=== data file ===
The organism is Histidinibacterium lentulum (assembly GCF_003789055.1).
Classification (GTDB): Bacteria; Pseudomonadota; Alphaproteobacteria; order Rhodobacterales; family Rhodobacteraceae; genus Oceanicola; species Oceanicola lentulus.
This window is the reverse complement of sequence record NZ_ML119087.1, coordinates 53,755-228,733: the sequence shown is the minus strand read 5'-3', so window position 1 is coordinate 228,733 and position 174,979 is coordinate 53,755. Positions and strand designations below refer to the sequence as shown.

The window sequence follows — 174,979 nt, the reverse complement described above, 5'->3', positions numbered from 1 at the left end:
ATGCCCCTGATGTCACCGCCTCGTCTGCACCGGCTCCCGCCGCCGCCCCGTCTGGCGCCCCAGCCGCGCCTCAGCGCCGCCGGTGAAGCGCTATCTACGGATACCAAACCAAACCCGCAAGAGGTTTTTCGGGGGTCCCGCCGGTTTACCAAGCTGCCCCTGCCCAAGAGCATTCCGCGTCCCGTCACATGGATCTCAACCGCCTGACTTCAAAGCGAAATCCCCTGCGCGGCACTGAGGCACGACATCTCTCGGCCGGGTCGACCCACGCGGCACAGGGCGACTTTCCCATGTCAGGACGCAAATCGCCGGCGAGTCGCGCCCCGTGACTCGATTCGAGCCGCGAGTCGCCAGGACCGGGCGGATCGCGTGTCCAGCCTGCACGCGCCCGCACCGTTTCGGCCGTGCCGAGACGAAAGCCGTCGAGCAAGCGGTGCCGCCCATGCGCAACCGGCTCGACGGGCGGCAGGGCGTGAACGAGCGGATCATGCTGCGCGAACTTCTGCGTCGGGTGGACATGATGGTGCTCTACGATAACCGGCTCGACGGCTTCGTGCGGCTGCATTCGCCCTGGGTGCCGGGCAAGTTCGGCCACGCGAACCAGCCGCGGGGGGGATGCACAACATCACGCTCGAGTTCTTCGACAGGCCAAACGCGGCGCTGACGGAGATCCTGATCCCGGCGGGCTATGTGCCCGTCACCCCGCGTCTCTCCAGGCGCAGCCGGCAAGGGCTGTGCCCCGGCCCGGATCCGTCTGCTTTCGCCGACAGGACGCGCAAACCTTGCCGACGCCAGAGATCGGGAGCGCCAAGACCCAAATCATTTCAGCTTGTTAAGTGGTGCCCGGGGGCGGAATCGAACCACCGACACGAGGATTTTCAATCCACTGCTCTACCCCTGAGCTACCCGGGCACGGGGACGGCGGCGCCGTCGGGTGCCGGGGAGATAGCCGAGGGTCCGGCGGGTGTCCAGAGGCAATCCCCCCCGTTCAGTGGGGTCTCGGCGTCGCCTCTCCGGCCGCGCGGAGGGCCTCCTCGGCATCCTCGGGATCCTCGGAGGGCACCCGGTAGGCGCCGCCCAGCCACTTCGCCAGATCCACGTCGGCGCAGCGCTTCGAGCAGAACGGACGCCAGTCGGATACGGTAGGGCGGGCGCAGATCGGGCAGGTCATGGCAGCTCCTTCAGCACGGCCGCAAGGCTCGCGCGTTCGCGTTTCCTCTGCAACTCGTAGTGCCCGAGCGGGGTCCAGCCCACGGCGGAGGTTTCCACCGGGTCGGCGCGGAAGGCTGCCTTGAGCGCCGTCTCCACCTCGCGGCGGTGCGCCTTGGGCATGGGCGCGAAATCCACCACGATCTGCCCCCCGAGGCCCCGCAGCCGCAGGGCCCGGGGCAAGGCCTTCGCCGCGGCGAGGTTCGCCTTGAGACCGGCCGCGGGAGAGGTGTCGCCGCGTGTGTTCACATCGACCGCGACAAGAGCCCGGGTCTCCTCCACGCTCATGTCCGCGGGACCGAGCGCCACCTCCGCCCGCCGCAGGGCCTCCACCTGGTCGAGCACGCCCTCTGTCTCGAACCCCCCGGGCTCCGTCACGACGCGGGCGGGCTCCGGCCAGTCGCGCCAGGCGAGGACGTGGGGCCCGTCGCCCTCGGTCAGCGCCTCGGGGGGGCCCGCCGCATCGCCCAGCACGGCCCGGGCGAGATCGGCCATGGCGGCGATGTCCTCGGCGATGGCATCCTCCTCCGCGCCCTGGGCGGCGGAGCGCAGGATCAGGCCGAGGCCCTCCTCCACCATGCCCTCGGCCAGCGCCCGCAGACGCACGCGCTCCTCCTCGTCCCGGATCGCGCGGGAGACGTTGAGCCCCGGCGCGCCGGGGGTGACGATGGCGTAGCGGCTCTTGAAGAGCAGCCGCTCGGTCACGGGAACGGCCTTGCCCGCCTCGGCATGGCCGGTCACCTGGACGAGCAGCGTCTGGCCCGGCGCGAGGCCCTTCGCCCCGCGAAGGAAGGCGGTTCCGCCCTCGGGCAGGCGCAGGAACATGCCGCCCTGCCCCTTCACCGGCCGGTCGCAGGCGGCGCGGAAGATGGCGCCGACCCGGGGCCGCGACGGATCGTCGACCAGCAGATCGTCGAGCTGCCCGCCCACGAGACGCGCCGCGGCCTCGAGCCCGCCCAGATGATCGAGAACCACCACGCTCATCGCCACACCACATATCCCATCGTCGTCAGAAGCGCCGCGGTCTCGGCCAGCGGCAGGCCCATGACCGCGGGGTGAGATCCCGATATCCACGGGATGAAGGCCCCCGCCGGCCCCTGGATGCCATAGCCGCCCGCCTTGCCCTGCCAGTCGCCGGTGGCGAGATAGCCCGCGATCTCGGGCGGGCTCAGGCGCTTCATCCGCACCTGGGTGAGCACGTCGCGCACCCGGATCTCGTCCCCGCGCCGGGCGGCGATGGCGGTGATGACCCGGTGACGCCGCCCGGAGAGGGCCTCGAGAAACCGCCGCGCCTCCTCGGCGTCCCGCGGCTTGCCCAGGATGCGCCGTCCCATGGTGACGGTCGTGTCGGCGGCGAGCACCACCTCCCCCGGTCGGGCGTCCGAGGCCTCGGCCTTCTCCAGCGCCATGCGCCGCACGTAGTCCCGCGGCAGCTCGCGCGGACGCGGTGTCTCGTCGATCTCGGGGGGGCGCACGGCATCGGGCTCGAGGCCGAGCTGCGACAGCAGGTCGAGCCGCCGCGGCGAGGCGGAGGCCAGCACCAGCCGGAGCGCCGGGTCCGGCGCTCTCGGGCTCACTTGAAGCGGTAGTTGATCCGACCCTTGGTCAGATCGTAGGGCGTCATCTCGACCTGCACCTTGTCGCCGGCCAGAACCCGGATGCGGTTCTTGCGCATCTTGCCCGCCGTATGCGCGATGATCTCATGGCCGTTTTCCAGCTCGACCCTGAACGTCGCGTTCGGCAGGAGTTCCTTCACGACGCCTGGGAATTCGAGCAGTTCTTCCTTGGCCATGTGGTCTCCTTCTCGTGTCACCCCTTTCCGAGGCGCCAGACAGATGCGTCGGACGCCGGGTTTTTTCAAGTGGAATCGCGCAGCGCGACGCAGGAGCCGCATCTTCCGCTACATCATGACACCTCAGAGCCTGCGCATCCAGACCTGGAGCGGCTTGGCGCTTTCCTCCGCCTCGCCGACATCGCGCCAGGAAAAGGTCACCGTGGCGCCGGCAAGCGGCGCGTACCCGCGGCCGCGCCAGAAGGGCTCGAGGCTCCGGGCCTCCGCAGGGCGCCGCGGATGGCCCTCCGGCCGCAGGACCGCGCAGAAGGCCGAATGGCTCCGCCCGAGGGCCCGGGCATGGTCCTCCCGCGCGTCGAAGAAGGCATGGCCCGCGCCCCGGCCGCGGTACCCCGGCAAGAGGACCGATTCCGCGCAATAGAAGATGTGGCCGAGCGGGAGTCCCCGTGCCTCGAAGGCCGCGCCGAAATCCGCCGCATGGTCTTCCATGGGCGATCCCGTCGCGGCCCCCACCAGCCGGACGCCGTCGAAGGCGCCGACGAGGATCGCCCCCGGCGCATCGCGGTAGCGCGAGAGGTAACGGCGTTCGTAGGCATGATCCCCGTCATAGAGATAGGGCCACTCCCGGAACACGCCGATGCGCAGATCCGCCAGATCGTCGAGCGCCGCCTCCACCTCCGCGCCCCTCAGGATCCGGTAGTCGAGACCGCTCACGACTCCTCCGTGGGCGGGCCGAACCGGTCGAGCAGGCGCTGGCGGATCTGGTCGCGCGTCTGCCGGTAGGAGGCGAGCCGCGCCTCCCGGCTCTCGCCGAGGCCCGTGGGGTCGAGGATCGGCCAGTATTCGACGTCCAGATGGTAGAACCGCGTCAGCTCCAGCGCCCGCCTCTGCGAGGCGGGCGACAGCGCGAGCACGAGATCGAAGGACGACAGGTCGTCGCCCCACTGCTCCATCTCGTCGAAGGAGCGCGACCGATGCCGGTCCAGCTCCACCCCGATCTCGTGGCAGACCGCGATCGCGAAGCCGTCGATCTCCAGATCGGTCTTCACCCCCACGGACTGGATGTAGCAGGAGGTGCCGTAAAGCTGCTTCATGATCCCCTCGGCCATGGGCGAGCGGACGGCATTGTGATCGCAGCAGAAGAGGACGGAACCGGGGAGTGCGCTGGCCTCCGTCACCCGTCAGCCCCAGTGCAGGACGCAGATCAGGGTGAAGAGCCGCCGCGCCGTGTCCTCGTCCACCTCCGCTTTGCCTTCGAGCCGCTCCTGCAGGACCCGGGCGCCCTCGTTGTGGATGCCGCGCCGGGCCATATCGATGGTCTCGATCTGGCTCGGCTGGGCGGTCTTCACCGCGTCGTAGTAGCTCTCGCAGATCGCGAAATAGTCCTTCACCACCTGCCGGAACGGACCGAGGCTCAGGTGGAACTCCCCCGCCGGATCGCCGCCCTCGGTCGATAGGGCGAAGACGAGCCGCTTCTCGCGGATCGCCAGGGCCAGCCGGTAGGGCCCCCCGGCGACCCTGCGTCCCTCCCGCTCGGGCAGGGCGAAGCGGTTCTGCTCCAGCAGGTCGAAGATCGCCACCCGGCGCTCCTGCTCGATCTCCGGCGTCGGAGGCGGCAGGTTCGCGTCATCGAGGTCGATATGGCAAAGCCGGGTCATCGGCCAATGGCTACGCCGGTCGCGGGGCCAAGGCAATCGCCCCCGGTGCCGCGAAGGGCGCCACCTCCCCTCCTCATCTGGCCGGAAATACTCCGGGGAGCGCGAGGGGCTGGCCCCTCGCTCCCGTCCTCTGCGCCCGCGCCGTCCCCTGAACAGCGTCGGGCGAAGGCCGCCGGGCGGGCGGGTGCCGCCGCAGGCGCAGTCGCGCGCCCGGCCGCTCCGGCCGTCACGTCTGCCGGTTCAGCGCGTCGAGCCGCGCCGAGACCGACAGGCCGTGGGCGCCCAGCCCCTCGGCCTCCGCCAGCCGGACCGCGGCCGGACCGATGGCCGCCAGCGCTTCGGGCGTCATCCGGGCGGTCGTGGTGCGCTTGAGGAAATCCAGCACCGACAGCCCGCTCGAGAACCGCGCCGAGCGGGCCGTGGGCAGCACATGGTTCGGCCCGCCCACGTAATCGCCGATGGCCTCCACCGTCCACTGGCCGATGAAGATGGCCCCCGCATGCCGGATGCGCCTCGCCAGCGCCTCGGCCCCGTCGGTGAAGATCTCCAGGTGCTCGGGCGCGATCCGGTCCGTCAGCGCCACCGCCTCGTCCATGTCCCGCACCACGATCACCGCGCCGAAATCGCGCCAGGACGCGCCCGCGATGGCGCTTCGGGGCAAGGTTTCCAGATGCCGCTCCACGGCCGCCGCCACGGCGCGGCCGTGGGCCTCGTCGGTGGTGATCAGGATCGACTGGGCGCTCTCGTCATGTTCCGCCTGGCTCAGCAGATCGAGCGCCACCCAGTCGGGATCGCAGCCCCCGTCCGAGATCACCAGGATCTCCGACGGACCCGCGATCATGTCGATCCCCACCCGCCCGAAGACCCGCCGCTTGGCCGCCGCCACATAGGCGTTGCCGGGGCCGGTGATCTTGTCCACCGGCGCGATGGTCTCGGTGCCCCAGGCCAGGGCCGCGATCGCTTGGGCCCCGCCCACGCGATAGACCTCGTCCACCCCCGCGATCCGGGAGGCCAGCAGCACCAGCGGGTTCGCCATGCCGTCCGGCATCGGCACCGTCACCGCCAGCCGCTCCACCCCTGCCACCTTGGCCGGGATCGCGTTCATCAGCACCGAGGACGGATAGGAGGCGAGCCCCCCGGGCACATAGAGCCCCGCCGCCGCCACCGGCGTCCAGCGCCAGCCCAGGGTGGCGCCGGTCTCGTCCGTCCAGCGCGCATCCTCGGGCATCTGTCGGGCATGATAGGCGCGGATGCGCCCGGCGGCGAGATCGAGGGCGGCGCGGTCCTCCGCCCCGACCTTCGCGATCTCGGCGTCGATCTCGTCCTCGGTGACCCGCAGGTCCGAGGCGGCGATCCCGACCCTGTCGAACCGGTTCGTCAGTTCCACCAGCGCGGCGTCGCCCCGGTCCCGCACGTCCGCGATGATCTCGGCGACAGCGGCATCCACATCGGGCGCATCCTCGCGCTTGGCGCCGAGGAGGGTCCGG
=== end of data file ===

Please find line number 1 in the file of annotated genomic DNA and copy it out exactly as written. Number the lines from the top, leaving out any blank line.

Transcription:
The organism is Histidinibacterium lentulum (assembly GCF_003789055.1).